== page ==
India – Pakistan Tensions Rise Following Parliament Attack
Indian Home Minister Lal Advani, the government’s second highest official, leveled the charge during a speech to parliament on Tuesday.
“Last week’s attack on Parliament is undoubtedly the most audacious and most alarming act of terrorism in the history of two decades of Pakistan-sponsored terrorism in India,” Advani said in the speech that was also broadcast live on television. “This time, the terrorists and their mentors across the border had the temerity to try to wipe out the entire political leadership of India.”
Advani stopped short of outlining any type of response against Pakistan raising hopes that the tensions may not escalate quickly into armed conflict.
Privately, Indian leaders continued to use strong language in discussing possible responses.
“The punishment will be as big as the crime,” Indian Prime Minister Atal Bihari Vajpayee was quoted as saying by his party’s spokesman V. K. Malhotra before the parliament session. “It is an attack on our country and we will decide the punishment.”
On the floor of the parliament, Indian Deputy Foreign Minister Omar Abdullah said the government would only respond militarily if other options were exhausted.
“Force, violence and war will never be our first option. This I can assure you on behalf of the government,” Abdullah told Parliament.
India’s main opposition Congress party also urged restraint.
“The remedy should not be worse than the malady,” said Shivraj Patil, a Congress leader. “War should be the last option, after all other options are exhausted. We don’t need rhetoric but balance. We have not yet exhausted our diplomatic weapons.”
Commentators in India called on the Bush administration to pressure Pakistan to crack down on militants within their own borders as part of their participation in the U.S. war against terrorism.
“Given the U.S. interest in Pakistan, the way out is clearly for us to involve America in our investigations. If the FBI is willing to help out, let India accept it. And for one very good reason,” The Times of India editorialized Tuesday. “However spectacular the nature of evidence produced by our investigative agencies, Pakistan will always find ways to reject it… If the Indian investigation bears the stamp of FBI approval, Pakistan — not to mention the world at large — will have to go along.”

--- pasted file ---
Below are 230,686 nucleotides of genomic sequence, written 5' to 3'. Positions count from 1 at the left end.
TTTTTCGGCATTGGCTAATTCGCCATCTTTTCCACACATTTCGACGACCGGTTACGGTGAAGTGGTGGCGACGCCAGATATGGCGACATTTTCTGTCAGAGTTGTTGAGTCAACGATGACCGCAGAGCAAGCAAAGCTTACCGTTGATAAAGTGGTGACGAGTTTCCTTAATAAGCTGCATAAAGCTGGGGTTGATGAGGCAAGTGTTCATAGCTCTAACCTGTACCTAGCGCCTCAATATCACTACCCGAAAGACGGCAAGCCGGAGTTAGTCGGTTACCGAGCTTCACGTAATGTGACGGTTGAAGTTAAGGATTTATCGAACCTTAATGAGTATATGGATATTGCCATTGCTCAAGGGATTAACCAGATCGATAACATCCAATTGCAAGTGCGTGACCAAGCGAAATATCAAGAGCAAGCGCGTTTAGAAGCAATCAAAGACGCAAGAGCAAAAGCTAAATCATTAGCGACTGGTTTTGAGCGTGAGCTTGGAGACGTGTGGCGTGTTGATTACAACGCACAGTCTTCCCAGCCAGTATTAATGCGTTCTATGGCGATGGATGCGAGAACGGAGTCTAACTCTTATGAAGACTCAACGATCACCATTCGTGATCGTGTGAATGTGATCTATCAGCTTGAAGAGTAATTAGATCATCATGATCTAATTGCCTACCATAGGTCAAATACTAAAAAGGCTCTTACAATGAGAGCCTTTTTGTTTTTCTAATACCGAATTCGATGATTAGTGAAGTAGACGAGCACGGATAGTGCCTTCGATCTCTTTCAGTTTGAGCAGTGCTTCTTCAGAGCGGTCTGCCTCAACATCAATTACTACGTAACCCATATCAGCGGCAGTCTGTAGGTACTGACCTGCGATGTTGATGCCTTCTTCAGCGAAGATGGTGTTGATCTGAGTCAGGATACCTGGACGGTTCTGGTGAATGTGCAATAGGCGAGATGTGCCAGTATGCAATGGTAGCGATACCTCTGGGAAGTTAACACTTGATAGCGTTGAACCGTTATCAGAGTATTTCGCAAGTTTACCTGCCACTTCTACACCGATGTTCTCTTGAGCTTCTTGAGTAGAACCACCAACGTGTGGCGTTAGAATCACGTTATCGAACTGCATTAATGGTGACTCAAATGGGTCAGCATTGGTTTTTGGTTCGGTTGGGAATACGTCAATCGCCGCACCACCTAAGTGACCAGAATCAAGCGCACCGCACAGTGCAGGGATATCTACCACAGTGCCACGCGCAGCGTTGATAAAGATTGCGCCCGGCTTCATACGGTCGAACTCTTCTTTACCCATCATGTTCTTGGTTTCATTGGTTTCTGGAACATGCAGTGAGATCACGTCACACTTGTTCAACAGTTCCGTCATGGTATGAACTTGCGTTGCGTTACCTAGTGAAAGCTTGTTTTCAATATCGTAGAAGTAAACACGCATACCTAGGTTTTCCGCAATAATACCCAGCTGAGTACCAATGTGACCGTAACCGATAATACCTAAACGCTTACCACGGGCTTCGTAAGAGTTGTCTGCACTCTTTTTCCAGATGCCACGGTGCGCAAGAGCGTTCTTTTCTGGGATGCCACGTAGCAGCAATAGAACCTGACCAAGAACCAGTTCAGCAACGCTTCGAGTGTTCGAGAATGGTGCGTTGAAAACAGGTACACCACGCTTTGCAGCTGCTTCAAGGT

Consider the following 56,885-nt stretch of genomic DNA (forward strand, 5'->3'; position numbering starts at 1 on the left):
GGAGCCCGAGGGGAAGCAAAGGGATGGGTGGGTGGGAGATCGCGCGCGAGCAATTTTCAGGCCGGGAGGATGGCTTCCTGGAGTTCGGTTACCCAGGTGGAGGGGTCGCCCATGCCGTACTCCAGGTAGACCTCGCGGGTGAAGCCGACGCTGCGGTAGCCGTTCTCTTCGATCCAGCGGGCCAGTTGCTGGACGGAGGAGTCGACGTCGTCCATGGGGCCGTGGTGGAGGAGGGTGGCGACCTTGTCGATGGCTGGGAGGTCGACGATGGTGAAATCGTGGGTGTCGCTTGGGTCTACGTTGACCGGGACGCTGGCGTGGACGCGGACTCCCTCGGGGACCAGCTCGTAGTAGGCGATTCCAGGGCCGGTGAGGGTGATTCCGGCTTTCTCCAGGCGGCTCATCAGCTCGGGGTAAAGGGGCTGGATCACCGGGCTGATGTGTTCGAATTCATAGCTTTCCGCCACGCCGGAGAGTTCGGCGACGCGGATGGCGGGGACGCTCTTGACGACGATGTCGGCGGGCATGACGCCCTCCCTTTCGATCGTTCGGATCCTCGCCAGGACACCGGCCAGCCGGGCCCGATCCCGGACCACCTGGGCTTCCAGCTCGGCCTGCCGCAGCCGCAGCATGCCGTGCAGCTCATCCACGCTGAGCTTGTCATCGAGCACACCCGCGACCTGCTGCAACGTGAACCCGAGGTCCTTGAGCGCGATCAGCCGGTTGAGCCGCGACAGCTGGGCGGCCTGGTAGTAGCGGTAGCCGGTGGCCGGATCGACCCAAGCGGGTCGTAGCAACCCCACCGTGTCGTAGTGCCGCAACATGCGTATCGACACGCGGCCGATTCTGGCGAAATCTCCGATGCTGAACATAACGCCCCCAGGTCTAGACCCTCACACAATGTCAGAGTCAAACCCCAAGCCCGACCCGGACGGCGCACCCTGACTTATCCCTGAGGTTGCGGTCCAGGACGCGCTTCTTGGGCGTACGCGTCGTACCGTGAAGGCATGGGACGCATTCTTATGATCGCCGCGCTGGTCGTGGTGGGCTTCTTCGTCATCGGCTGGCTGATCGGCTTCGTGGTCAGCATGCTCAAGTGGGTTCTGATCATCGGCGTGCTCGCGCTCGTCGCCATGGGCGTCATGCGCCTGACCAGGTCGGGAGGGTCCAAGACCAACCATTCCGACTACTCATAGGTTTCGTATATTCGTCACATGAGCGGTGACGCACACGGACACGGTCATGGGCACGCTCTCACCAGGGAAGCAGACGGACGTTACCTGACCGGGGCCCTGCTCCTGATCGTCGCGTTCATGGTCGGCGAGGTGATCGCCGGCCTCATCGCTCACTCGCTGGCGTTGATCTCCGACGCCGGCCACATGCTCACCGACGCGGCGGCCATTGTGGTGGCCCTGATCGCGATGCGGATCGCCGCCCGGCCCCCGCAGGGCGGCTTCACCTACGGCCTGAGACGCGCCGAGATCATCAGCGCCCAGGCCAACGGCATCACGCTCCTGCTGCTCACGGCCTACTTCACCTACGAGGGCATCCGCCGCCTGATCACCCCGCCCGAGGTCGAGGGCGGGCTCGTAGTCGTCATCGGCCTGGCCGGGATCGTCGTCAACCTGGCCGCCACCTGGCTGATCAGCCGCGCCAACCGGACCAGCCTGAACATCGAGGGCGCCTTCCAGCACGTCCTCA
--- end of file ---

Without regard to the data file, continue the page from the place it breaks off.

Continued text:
Pakistani media reports refuted the connection between the fight against al-Qaida and the parliament attack.
“This time India is exploiting the U.S. precedent of attacking first and talking later and has played on the theme of terrorism to earn world sympathy,” the Nation, an English-language newspaper said on Monday. “And yet whoever is behind this misguided abortive attack on the Indian parliament played right into India’s hands.”
U.S. officials said they were closely monitoring the situation and hoped both sides would show restraint.
“We hope that India will share all the information that they have acquired concerning this — this tragedy in their parliament building in New Delhi with the Pakistanis,” Secretary of State Colin Powell said Monday night on the NewsHour. “I think we all have to be very careful about this. We would not wish to see this escalate to a direct exchange between the two nations going after each other, as opposed to going after their common enemy, which is terrorist organizations that conduct these kinds of horrible, horrible attacks.”
India has accused two Pakistan-based Kashmir separatist groups, the Lashkar-e-Tayyaba and the Jaish-e-Mohammed, of launching the December 13th attack on the Indian parliament.
Six policemen and a gardener were killed when five gunmen armed with AK-47s and explosives stormed the parliament building. All five assailants, who drove into the parliament complex in a car with government markings, were also killed during a 30-minute gunfight.
Pakistani President Gen. Pervez Musharraf condemned the attack, but his government has requested to see the Indian evidence against the groups before they make any arrests in the case.
More than a dozen Islamic guerrilla groups are fighting India’s rule over about 45 percent of Kashmir. Pakistan controls about 35 percent of the Himalayan territory, and China holds the rest.
Two out of the three wars India and Pakistan have fought since independence in 1947 have been over Kashmir.
India has long accused Pakistan of sponsoring and funding the Islamic militants fighting for control of Kashmir. Pakistan says it supports their cause, but denies providing any aid.